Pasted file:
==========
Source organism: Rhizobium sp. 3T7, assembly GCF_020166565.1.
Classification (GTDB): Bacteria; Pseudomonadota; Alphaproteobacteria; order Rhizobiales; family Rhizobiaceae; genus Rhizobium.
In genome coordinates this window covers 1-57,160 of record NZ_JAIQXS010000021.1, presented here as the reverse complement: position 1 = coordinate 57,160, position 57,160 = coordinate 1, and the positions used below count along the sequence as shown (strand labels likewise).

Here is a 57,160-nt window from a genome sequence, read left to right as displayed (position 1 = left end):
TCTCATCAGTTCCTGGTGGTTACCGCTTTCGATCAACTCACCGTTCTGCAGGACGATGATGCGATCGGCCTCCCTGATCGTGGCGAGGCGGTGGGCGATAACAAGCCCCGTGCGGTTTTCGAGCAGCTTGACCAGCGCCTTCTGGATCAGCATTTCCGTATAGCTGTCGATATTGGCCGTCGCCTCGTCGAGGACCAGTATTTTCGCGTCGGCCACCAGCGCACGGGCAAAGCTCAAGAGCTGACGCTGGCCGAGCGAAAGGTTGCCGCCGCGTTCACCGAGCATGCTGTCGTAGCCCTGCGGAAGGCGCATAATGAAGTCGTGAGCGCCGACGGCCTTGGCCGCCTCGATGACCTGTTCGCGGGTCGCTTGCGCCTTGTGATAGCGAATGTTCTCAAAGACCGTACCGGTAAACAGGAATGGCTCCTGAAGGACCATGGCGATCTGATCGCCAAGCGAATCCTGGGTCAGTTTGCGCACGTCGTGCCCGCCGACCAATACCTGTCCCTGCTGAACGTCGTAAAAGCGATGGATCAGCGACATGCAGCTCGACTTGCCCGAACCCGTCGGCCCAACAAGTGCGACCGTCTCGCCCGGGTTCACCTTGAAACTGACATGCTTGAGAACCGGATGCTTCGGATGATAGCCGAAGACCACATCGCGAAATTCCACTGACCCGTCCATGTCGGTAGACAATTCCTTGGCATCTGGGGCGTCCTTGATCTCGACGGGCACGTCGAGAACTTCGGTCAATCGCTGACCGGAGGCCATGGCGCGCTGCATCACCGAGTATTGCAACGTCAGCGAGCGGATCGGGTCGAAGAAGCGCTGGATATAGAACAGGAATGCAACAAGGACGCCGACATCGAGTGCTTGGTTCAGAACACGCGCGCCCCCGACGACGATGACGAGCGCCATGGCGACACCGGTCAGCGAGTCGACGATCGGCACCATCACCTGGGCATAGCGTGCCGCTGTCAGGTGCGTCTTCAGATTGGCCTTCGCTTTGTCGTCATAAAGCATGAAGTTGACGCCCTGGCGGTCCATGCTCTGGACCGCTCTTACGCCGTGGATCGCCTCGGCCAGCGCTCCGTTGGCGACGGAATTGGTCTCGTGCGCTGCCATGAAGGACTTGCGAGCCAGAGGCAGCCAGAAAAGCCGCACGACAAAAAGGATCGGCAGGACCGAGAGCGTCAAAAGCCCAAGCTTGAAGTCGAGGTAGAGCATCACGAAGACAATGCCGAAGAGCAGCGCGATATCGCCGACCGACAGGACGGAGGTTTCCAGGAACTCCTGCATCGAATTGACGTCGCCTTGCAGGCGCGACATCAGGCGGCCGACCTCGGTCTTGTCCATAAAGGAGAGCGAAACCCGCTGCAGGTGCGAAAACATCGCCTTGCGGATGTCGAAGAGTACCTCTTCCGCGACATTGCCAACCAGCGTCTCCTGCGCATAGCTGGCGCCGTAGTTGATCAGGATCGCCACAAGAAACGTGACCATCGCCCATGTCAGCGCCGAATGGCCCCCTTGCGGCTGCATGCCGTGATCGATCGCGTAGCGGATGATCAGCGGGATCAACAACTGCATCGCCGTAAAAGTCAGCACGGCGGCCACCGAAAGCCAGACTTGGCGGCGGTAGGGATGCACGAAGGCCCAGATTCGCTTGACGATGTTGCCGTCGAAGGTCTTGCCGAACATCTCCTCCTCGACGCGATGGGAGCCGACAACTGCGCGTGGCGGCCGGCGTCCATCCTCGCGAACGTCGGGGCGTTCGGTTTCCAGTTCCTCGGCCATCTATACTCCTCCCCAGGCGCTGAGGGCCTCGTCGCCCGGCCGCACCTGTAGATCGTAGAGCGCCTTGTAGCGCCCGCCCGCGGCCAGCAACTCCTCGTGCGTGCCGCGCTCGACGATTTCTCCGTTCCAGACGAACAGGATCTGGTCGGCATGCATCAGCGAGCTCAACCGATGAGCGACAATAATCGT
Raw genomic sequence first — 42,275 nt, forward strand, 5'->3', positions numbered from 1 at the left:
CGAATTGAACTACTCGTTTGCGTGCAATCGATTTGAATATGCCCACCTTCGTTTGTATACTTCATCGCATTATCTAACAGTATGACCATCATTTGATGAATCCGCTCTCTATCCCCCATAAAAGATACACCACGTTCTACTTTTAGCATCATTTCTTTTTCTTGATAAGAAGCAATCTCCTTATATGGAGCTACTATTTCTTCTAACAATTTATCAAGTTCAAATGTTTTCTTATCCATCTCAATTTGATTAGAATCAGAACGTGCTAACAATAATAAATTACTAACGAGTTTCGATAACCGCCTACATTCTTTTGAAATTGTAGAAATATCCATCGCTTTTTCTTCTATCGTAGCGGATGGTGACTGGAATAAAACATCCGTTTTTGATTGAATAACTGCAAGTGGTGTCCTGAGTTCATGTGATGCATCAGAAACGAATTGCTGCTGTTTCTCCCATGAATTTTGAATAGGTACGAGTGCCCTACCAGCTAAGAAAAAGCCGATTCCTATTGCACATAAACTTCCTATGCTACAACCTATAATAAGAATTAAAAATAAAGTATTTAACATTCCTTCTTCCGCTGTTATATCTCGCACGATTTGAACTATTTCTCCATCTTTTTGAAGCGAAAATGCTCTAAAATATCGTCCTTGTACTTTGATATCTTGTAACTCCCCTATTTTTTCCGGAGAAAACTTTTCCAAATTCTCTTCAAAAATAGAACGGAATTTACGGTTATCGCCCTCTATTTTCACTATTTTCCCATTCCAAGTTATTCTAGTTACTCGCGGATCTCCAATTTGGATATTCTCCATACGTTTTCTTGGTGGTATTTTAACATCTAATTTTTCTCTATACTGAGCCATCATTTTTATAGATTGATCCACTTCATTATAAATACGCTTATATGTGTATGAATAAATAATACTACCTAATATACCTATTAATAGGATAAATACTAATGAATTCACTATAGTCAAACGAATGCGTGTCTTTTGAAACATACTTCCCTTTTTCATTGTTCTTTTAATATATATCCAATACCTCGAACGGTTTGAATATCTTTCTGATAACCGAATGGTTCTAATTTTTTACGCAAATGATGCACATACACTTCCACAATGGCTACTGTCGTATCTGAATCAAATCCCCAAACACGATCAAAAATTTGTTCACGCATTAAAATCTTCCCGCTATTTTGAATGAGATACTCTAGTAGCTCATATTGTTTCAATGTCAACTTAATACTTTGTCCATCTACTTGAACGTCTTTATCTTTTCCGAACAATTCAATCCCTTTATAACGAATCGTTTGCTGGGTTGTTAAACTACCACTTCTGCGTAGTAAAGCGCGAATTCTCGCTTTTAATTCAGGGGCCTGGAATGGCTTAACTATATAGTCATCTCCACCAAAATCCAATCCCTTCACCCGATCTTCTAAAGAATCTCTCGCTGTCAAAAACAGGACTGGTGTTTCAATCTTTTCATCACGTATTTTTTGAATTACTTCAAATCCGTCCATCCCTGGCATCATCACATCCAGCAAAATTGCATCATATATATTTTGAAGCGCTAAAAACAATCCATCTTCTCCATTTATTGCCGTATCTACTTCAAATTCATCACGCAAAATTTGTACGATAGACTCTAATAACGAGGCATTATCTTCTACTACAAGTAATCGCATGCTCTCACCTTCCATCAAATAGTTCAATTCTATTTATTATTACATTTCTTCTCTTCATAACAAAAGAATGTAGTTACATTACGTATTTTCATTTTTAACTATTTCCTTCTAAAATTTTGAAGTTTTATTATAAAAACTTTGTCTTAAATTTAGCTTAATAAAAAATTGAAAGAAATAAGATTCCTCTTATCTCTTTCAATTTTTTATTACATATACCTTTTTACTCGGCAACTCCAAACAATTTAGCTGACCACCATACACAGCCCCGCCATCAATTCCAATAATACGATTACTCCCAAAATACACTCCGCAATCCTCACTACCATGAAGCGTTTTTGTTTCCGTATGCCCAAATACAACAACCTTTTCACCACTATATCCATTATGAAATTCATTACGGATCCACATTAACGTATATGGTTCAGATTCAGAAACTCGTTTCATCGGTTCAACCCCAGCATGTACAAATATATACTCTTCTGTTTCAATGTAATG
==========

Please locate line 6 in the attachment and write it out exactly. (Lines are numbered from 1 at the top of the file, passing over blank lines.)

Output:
Raw genomic sequence first — 42,275 nt, forward strand, 5'->3', positions numbered from 1 at the left: